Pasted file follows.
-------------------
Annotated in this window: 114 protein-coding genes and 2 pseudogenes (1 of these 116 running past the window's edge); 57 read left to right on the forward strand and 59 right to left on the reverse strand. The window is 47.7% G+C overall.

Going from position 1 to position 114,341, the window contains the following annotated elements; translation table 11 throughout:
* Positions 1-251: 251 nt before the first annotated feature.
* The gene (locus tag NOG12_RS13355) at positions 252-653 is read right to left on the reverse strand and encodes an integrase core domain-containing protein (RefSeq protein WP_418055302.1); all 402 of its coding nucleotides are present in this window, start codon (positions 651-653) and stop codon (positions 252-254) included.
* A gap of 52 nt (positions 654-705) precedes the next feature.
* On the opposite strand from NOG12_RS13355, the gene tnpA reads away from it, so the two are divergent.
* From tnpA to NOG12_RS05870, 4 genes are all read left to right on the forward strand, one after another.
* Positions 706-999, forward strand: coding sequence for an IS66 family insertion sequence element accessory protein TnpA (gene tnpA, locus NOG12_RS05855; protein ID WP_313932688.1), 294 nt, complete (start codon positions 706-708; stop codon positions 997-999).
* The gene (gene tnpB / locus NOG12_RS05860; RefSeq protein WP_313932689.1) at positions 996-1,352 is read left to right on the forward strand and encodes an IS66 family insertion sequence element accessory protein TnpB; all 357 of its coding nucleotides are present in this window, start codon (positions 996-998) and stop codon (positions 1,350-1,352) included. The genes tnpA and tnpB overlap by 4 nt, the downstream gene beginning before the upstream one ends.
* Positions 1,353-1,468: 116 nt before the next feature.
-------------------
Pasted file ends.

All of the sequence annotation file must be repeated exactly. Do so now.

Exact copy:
Annotated in this window: 114 protein-coding genes and 2 pseudogenes (1 of these 116 running past the window's edge); 57 read left to right on the forward strand and 59 right to left on the reverse strand. The window is 47.7% G+C overall.

Going from position 1 to position 114,341, the window contains the following annotated elements; translation table 11 throughout:
* Positions 1-251: 251 nt before the first annotated feature.
* The gene (locus tag NOG12_RS13355) at positions 252-653 is read right to left on the reverse strand and encodes an integrase core domain-containing protein (RefSeq protein WP_418055302.1); all 402 of its coding nucleotides are present in this window, start codon (positions 651-653) and stop codon (positions 252-254) included.
* A gap of 52 nt (positions 654-705) precedes the next feature.
* On the opposite strand from NOG12_RS13355, the gene tnpA reads away from it, so the two are divergent.
* From tnpA to NOG12_RS05870, 4 genes are all read left to right on the forward strand, one after another.
* Positions 706-999, forward strand: coding sequence for an IS66 family insertion sequence element accessory protein TnpA (gene tnpA, locus NOG12_RS05855; protein ID WP_313932688.1), 294 nt, complete (start codon positions 706-708; stop codon positions 997-999).
* The gene (gene tnpB / locus NOG12_RS05860; RefSeq protein WP_313932689.1) at positions 996-1,352 is read left to right on the forward strand and encodes an IS66 family insertion sequence element accessory protein TnpB; all 357 of its coding nucleotides are present in this window, start codon (positions 996-998) and stop codon (positions 1,350-1,352) included. The genes tnpA and tnpB overlap by 4 nt, the downstream gene beginning before the upstream one ends.
* Positions 1,353-1,468: 116 nt before the next feature.